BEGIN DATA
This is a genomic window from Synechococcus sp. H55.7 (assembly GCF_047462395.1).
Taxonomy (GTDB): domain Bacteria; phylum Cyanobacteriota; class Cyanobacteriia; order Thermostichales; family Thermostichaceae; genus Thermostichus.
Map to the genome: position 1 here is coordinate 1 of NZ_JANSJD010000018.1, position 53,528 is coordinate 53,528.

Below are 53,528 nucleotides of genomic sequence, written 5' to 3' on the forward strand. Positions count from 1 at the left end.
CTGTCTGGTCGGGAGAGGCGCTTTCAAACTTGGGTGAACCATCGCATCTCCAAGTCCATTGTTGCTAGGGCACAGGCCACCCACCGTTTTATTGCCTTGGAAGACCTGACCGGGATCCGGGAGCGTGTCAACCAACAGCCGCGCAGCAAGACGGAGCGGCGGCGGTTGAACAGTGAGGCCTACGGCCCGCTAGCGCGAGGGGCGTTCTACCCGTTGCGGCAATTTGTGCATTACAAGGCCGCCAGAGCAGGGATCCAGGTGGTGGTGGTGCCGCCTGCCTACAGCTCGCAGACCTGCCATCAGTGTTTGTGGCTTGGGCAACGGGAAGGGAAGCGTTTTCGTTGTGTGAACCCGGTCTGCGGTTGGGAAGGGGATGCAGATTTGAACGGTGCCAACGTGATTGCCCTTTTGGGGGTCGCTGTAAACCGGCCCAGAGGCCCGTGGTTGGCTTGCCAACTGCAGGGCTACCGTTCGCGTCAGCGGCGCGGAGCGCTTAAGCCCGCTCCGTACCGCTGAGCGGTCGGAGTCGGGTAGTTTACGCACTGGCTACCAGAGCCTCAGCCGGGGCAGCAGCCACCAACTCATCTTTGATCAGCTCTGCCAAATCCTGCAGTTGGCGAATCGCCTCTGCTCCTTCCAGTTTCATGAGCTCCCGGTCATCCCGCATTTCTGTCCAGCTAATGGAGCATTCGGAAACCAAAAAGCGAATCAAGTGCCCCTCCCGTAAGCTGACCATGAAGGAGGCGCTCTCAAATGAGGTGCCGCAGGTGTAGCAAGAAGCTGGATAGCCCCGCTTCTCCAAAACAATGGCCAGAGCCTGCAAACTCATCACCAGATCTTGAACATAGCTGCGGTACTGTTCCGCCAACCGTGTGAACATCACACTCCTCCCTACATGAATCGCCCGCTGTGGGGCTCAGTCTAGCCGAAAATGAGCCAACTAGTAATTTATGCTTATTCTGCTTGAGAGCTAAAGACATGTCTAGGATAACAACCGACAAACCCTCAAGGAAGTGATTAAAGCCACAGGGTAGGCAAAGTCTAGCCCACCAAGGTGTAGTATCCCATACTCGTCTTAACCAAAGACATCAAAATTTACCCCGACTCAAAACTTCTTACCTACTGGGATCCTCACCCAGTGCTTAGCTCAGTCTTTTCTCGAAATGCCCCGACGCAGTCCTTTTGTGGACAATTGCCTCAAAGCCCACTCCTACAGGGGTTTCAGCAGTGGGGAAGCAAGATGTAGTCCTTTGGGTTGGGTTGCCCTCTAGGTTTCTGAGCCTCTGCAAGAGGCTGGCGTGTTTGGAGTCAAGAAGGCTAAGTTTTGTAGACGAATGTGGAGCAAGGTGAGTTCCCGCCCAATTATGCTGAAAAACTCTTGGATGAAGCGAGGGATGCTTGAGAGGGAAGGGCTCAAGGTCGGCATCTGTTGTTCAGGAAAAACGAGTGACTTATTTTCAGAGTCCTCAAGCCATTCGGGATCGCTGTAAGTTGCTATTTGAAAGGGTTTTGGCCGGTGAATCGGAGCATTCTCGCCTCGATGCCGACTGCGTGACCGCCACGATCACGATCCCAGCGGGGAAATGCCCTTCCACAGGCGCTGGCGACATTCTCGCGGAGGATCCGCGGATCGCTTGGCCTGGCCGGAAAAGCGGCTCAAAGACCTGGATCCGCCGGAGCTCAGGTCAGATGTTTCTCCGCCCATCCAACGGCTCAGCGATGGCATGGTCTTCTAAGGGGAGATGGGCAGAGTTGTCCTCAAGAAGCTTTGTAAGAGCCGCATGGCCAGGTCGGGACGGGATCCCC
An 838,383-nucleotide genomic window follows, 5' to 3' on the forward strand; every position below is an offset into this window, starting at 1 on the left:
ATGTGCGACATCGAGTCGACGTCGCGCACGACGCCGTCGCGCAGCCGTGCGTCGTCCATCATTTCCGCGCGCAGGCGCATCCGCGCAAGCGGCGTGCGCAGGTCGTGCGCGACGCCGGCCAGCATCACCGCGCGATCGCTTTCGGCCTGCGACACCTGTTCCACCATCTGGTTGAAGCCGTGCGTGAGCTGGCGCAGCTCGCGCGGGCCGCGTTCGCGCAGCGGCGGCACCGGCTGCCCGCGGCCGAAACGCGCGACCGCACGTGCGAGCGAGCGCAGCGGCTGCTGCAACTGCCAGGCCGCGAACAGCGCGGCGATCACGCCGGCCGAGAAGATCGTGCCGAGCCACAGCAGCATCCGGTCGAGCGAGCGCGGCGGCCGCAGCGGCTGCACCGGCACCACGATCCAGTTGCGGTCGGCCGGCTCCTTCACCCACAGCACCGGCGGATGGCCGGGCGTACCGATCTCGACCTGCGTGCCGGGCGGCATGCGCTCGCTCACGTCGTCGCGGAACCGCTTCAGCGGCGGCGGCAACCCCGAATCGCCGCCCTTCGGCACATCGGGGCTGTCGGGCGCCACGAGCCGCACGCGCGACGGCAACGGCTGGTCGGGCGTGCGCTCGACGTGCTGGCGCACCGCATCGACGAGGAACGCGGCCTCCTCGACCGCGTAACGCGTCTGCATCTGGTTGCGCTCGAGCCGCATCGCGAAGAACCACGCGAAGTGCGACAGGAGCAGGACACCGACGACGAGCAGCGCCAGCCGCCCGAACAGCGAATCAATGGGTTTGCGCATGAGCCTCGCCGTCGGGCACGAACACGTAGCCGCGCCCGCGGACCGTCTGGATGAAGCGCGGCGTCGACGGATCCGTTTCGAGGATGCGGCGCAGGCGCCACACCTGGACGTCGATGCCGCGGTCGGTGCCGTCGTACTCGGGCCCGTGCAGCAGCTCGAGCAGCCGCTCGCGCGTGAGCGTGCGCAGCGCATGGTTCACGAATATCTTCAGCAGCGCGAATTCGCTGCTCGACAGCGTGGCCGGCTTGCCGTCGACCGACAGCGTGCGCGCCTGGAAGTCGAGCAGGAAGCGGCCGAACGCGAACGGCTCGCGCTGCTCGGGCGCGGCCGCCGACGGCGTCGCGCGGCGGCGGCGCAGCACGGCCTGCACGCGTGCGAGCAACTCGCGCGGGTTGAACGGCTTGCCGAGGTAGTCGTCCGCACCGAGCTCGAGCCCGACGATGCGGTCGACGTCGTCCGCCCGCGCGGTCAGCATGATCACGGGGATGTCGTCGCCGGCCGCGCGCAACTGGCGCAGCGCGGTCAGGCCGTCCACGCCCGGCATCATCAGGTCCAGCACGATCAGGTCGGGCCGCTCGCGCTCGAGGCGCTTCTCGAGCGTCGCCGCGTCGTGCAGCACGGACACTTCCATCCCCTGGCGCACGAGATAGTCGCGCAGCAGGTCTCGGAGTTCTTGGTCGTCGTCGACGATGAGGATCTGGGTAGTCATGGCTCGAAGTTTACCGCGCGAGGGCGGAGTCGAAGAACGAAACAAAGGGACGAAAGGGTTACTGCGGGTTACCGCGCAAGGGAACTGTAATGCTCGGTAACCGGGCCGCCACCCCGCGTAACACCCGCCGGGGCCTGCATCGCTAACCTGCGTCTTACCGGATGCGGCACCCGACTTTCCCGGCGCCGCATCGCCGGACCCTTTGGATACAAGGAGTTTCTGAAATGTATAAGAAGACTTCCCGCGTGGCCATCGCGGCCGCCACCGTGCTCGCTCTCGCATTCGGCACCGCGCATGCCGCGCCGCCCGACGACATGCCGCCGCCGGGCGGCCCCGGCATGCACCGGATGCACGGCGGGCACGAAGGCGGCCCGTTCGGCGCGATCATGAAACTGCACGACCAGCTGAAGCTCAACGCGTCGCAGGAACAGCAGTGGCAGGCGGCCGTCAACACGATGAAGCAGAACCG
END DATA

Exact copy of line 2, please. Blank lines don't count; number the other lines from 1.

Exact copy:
Taxonomy (GTDB): domain Bacteria; phylum Cyanobacteriota; class Cyanobacteriia; order Thermostichales; family Thermostichaceae; genus Thermostichus.